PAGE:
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Global Communities and Chevron Working to Improve Sanitation in Liberia

Published 05/20/2014 by Global Communities

Global Communities and Chevron Working to Improve Sanitation in Liberia
This story originally appeared in the Chevron Liberia Newsletter, April 2014.

Representatives from Logan Town and Global Communities celebrate the opening of the community latrine facility.
Global Communities, formerly named CHF, is a non-governmental organization that helps communities build capacity to improve lives. In Liberia, they implement the Youth Engagement in Service Delivery (YES) program, which trains youth in the sanitation business; collaborates with Goldman Sachs to implement a women’s entrepreneurship program; and partnered with Chevron Liberia Limited (CLL) and the United States Agency for International Development (USAID) to provide latrine facilities in several urban communities in and around Monrovia through a program called Improved Water, Sanitation and Hygiene (IWASH).
Limited access to public toilet facilities is a challenge across liberia, particularly in urban areas. With more than half the population living in the capital city of Monrovia, open defecation (OD) is a common practice. The IWASH program is addressing this problem, conducting behavior change activities in order to convince Liberians to change their sanitation practices and take responsibility for making improvement necessary in their communities to become OD-free.
According to a 2012 desk study by the water and sanitation program (wsp), open defecation costs Liberia US $11 million- yet the problem could be solved with the building of 350,000 latrines. Also, fecal contamination of the environment is the root cause of an annual average of 2800 cases of cholera affecting Liberia. The estimated WASH response is US$ 1.8 million each year. In addition to this cost is another US $1.9 million lost each year in Access Time as persons practicing open defecation spend 2.5 days a year identifying a private location to defecate. Women are most affected as they are responsible for young children and the elderly.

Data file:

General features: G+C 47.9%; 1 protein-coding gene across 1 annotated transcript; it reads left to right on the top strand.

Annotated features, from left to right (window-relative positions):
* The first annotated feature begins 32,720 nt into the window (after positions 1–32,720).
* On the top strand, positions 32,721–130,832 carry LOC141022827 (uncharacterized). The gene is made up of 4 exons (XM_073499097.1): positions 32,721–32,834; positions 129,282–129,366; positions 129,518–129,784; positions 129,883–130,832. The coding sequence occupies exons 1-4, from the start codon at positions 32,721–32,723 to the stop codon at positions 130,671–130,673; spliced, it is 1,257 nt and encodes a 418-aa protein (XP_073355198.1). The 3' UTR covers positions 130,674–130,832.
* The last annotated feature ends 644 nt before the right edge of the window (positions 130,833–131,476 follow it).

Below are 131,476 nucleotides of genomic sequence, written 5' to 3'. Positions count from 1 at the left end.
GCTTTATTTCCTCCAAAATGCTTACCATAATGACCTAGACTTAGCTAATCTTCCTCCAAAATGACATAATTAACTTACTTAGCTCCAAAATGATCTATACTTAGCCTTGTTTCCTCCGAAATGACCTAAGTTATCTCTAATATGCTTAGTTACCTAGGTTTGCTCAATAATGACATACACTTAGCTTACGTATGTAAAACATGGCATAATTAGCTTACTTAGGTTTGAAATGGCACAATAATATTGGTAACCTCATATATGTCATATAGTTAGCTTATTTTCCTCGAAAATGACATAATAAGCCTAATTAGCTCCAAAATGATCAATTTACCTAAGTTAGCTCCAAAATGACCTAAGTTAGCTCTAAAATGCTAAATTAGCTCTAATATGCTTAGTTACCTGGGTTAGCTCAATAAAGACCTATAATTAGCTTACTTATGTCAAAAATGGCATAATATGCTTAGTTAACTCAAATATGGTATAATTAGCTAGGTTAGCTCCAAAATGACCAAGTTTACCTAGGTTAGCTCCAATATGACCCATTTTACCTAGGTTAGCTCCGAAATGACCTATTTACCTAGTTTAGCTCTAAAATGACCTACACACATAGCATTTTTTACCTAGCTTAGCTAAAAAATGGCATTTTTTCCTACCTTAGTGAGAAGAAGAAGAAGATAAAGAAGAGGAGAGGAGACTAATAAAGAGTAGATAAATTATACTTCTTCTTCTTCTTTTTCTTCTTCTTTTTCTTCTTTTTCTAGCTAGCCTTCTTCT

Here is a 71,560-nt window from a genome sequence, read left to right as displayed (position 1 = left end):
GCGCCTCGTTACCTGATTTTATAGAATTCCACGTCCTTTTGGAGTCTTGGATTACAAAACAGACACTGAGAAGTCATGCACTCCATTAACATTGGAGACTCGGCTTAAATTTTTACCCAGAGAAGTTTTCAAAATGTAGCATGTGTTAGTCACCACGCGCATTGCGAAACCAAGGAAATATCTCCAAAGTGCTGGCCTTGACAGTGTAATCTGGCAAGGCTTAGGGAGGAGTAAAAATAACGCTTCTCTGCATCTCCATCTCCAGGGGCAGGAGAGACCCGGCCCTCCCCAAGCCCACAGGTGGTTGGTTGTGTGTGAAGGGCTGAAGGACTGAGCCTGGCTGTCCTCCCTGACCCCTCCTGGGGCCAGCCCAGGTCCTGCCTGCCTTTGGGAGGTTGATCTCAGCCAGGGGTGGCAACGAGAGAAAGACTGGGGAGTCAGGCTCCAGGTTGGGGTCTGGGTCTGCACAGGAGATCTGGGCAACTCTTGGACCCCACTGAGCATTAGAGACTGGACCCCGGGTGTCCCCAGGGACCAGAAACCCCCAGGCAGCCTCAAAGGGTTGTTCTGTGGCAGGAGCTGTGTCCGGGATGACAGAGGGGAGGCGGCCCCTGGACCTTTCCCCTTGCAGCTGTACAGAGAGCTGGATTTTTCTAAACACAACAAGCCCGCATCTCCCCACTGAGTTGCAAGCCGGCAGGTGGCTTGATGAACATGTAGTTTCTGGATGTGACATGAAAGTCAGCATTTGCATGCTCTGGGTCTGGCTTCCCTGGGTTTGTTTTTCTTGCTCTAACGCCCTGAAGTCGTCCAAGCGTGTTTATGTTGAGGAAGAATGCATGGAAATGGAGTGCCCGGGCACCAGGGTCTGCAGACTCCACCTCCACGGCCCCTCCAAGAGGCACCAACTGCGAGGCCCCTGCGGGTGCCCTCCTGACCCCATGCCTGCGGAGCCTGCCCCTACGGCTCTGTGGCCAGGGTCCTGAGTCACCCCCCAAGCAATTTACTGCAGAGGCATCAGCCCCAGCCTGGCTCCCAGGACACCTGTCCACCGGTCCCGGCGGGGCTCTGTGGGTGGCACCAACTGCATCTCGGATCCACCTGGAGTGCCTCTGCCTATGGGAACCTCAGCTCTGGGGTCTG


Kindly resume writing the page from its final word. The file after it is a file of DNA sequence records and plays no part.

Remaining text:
The program focuses on three key areas, one of which is maternal and child health. Participating in programs that bring capacity to communities and organizations to effect positive change in the survival rate of children is a high priority for Chevron.
The company partnered with Global Communities to open its first modern latrine facility in the New Georgia Estate at the New Georgia Market in 2012. The well-designed facility is attuned to the needs of the beneficiaries in the area. Separate shower stalls are installed on opposite sides of the structure so that men and women have privacy. Signs encouraging proper hand washing techniques are visible throughout the facility. The bathroom stalls are kept clean and hygienic for the residents who have come to rely on it.
The facility is managed by a local Liberian company who generates an income by charging a small fee to patrons. The company ensures water, toilet paper, and soap is always available. Being in a high traffic area, several shifts are necessary requiring the need for additional staff, which contributes to the sustainability of the project and provides local employment, another focus area for Chevron.
A second latrine facility was opened in Logan Town in June 2013 and has seen even more traffic than the New Georgia location. Residents of Logan Town embraced the new facility, and with Global Communities guidance, engaged in a grass roots effort to inform their neighbors on living healthier lives through better sanitation and hygiene practices.
In his remarks at the opening of the Logan Town facility, Chevron Country Manager Karl Cottrell said the lack of access to sanitation and its effects on world health is a common issue faced by many countries in the world. Also that Chevron was happy to partner with Global Communities to address the impact of cholera and dysentery on children which is the result of poor sanitation. He then stressed the need for monitoring and evaluation of the facilities to encourage proper maintenance and safety conditions.
Because the need is great in so many communities, he said Chevron will fund three additional latrines in the Monrovia and Paynesville areas.
Global Communities Country Director Piet deVries explained how the latrine projects compliment the Government of Liberia’s goal of improving the country’s water and sanitation situation. CLL is proud to join Madam Ellen Johnson-Sirleaf, who is the current Goodwill Ambassador for Water, Sanitation and Hygiene (WASH) for Africa and the government of Liberia in aggressively tackling the issue of sanitation. It is through these efforts that Liberians will gain access to improved sanitation and hygiene.